A: In September 1988, a previously healthy 32-year-old pregnant woman was hospitalized for pneumonia and died 8 days later. A swine H1N1 flu virus was detected. Four days before getting sick, the patient visited a county fair swine exhibition where there was widespread influenza-like illness among the swine.

In follow-up studies, 76% of swine exhibitors tested had antibody evidence of swine flu infection but no serious illnesses were detected among this group. Additional studies suggest that one to three health care personnel who had contact with the patient developed mild influenza-like illnesses with antibody evidence of swine flu infection.

Q: What can I do to prevent myself from catching swine flu?

A: Some simple precautions can reduce your risk of catching the illness.

Cover up coughs and sneezes, wash your hands often, avoid touching your eyes, nose and mouth, and avoid being around people who are sick.

Symptoms are similar to those of the common flu: fever, cough, sore throat, body aches, headache, chills and fatigue.

The illness seems to be mild in most people, but the risk of complications or death from the virus is higher the elderly, children, and those with weakened immune systems.

Medications are available to treat the swine flu by prescription and they are most effective if started within 48 hours of symptoms.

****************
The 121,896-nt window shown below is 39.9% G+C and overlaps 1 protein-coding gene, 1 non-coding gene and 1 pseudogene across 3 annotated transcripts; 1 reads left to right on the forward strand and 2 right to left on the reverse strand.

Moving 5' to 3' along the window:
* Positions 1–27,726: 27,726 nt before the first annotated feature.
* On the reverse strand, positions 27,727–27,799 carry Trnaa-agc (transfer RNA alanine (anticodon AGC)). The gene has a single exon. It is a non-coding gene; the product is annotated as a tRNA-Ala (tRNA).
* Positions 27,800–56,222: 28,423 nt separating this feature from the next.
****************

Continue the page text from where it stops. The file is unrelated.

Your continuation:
The NY State Department of Health has set up a hot line number for residents who have questions about the swine influenza. That number is 1-800-808-1987.

Q: How high is the risk of a pandemic?

A: Since the swine flu outbreaks in Mexico and U.S. Were identified, the risk of a pandemic has increased. Health officials worry the swine flu might develop into a form easily spread among humans. To do this, it could combine with a human flu virus or mutate on its own into a transmissible form. Experts worry that the more the virus circulates, the more likely a pandemic strain will emerge. But there is no way to predict when a pandemic strain will develop.

Q: Does a vaccine exist?

A: Pigs in North America are routinely vaccinated for swine flu, but no vaccine exists for humans. In any case, the flu virus evolves quickly, meaning that vaccines are soon obsolete. Health officials say there is no suggestion that the vaccine prepared for seasonal flu will protect against swine flu.

While people who are given the seasonal flu vaccine will probably be not protected against swine flu, it may prevent them from getting the seasonal flu. If they are then infected with swine flu, that reduces the possibility of the two flus mixing in that person to create a potential pandemic strain.

Q: What other treatment is there?

A: The swine flu virus detected in Mexico and the United States appears to respond to treatment with oseltamivir (Tamiflu) and zanamivir (Relenza). In terms of prevention, maintaining good hygiene, for example regular hand-washing and staying a safe distance from those infected, may help.

In addition to the outbreak of the swine flu in Mexico, several cases have been reported in the US, including 8 NYC prep school students who are believed to have contracted an undetermined strain.

{Gertiver Medicine Journal/CBS Broadcasting/Matzav.com Newscenter}